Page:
Merchandise Manager Career and Salary Facts

Research what it takes to become a merchandise manager. Learn about job responsibilities, education and training requirements, and job outlook to find out if this is the career for you. Schools offering Fashion Design & Merchandising degrees can also be found in these popular choices.

What Is a Merchandise Manager?

Merchandise managers are upper-level purchasing professionals who coordinate a retail organization's purchase of goods and/or services. They often meet with sales representatives from wholesalers to determine which goods to order, and they negotiate sales contracts to procure goods to meet the needs of their customers. In addition, they arrange products in the store itself and train employees so that they are ready to provide useful and accurate information to customers about the merchandise.

The following chart gives you an overview about entering this field.

Degree Required Bachelor's degree, often with an industry-specific preference
Certification Optional, including: Certified Professional in Supply Management, Certified Professional Purchasing Manager, Certified Public Purchasing Officer
Key Responsibilities Evaluating vendors and suppliers, negotiating contracts, developing purchasing policies, considering your organization's requirements or objectives
Job Growth (2014-2024) 1% (for all purchasing managers)*
Median Salary (2017) $55,502 (for all merchandise managers)**

Source: *U.S. Bureau of Labor Statistics, **PayScale.com

What Does a Merchandise Manager Do?

Merchandise managers, sometimes known as retail merchandise managers or purchasing managers, are professionals who coordinate an organization's purchase of goods and/or services. Their duties often include evaluating different vendors and suppliers, negotiating contracts and developing purchasing policies. In this role, you may also consider your organization's requirements or objectives to determine price, delivery, quality control and other factors. In some positions your responsibilities can include developing, maintaining and analyzing related reports, such as those pertaining to inventory, service performance and costs.

What Training Do I Need?

According to the U.S. Bureau of Labor Statistics (BLS), most purchasing managers, including those who work in retail trade merchandising management, hold a bachelor's degree. Degree programs related to this field include a Bachelor of Science in Retail Merchandise Management or Bachelor of Arts in Merchandising and Design with a concentration in merchandise management. While other related programs can be found in business and marketing, some employers may prefer applicants with degrees that are industry specific. For example, manufacturing companies may prefer applicants with degrees in engineering or an applied science.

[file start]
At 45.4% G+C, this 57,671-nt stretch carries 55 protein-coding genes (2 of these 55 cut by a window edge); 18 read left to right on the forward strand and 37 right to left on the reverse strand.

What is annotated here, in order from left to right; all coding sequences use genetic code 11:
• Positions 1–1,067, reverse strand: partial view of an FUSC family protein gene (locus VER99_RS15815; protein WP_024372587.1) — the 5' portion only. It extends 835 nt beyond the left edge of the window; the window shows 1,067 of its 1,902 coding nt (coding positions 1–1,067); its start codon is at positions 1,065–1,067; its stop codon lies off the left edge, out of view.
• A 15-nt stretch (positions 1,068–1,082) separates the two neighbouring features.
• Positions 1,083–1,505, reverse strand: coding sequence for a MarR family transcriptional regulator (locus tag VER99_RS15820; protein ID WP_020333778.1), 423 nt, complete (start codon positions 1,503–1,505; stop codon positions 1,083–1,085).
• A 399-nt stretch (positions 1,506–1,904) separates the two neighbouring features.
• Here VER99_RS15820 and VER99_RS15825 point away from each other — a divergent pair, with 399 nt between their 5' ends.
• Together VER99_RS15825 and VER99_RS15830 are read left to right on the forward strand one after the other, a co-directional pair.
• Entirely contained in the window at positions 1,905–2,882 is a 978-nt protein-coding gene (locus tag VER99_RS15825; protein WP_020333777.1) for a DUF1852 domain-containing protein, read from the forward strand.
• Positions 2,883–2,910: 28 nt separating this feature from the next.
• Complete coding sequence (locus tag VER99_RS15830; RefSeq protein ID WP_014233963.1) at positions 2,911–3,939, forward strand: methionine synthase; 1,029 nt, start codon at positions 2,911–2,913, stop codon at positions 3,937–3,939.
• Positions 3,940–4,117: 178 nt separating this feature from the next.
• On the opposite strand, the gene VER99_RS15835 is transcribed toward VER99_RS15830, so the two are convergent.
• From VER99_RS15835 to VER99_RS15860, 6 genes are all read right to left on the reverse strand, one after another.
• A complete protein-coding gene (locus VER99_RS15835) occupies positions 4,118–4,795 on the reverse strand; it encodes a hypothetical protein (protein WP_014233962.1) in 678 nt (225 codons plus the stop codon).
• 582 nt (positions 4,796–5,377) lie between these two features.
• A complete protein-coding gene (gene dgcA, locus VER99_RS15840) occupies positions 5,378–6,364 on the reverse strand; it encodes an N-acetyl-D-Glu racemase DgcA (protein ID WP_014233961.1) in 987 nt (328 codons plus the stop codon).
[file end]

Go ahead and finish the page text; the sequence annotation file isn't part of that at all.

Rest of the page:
Employers may also offer on-the-job training or prefer applicants with prior work experience in a related position and relevant skills, such as communication, negotiation and management skills. Although you don't need professional certification for all career opportunities, you may consider earning credentials like the Certified Professional in Supply Management, Certified Professional Purchasing Manager or Certified Public Purchasing Officer.

What Is My Career Outlook and Projected Salary?

You could work in a wide array of industries, including apparel, government, agriculture, construction, manufacturing, healthcare and telecommunications. The BLS projected a one percent increase in employment for all purchasing managers between 2014 and 2024. PayScale.com reported in January 2017 that most merchandise managers earned between $25,901 and $92,860.

What Are Some Related Alternative Careers?

Instead of working as a merchandise manager, you could get a job as a different kind of manager. For instance, as a financial manager, you would monitor the financial health of an organization and develop strategies for improvement, such as making investments or increasing efficiency. You need to have at least a bachelor's degree for this job. Another possibility is a position as a food services manager, where you would be responsible for coordinating all operations within a dining establishment, like a restaurant. Your duties would include ordering ingredients and equipment, scheduling staff and ensuring that sanitation protocols are followed. The minimum educational requirement is a high school diploma, but previous food service experience can help you get a job.

To continue researching, browse degree options below for course curriculum, prerequisites and financial aid information. Or, learn more about the subject by reading the related articles below:

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